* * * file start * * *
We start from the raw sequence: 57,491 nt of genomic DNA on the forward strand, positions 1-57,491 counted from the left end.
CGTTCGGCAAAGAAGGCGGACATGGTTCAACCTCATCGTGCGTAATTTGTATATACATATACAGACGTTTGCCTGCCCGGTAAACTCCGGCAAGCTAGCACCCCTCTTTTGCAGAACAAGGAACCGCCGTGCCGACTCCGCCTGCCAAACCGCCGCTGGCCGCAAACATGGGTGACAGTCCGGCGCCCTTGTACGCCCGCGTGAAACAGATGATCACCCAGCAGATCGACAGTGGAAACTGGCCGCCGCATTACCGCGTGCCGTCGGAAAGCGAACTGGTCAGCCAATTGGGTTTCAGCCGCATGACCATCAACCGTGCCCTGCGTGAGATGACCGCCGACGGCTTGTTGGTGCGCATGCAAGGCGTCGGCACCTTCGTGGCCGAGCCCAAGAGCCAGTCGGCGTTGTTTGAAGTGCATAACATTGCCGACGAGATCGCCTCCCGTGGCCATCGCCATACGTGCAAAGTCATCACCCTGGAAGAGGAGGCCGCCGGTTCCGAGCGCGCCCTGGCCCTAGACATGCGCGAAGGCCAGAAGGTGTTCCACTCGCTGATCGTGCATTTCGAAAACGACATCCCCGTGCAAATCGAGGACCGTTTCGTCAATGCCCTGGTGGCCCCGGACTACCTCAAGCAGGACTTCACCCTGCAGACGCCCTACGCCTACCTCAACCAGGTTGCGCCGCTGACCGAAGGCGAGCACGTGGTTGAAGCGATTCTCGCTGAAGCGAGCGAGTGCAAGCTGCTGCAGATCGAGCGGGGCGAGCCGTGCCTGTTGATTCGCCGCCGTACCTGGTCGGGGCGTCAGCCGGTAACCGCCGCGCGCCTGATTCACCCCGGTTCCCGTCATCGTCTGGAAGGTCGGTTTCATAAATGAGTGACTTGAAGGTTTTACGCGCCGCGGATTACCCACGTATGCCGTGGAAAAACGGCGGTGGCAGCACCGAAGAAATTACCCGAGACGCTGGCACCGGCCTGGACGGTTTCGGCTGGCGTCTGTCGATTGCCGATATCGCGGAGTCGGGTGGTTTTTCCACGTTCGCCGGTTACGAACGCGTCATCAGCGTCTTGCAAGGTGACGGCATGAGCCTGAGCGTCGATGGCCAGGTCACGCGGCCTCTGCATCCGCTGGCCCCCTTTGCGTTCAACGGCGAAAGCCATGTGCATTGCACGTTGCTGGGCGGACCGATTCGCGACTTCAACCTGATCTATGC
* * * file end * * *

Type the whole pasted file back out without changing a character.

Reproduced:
We start from the raw sequence: 57,491 nt of genomic DNA on the forward strand, positions 1-57,491 counted from the left end.
CGTTCGGCAAAGAAGGCGGACATGGTTCAACCTCATCGTGCGTAATTTGTATATACATATACAGACGTTTGCCTGCCCGGTAAACTCCGGCAAGCTAGCACCCCTCTTTTGCAGAACAAGGAACCGCCGTGCCGACTCCGCCTGCCAAACCGCCGCTGGCCGCAAACATGGGTGACAGTCCGGCGCCCTTGTACGCCCGCGTGAAACAGATGATCACCCAGCAGATCGACAGTGGAAACTGGCCGCCGCATTACCGCGTGCCGTCGGAAAGCGAACTGGTCAGCCAATTGGGTTTCAGCCGCATGACCATCAACCGTGCCCTGCGTGAGATGACCGCCGACGGCTTGTTGGTGCGCATGCAAGGCGTCGGCACCTTCGTGGCCGAGCCCAAGAGCCAGTCGGCGTTGTTTGAAGTGCATAACATTGCCGACGAGATCGCCTCCCGTGGCCATCGCCATACGTGCAAAGTCATCACCCTGGAAGAGGAGGCCGCCGGTTCCGAGCGCGCCCTGGCCCTAGACATGCGCGAAGGCCAGAAGGTGTTCCACTCGCTGATCGTGCATTTCGAAAACGACATCCCCGTGCAAATCGAGGACCGTTTCGTCAATGCCCTGGTGGCCCCGGACTACCTCAAGCAGGACTTCACCCTGCAGACGCCCTACGCCTACCTCAACCAGGTTGCGCCGCTGACCGAAGGCGAGCACGTGGTTGAAGCGATTCTCGCTGAAGCGAGCGAGTGCAAGCTGCTGCAGATCGAGCGGGGCGAGCCGTGCCTGTTGATTCGCCGCCGTACCTGGTCGGGGCGTCAGCCGGTAACCGCCGCGCGCCTGATTCACCCCGGTTCCCGTCATCGTCTGGAAGGTCGGTTTCATAAATGAGTGACTTGAAGGTTTTACGCGCCGCGGATTACCCACGTATGCCGTGGAAAAACGGCGGTGGCAGCACCGAAGAAATTACCCGAGACGCTGGCACCGGCCTGGACGGTTTCGGCTGGCGTCTGTCGATTGCCGATATCGCGGAGTCGGGTGGTTTTTCCACGTTCGCCGGTTACGAACGCGTCATCAGCGTCTTGCAAGGTGACGGCATGAGCCTGAGCGTCGATGGCCAGGTCACGCGGCCTCTGCATCCGCTGGCCCCCTTTGCGTTCAACGGCGAAAGCCATGTGCATTGCACGTTGCTGGGCGGACCGATTCGCGACTTCAACCTGATCTATGC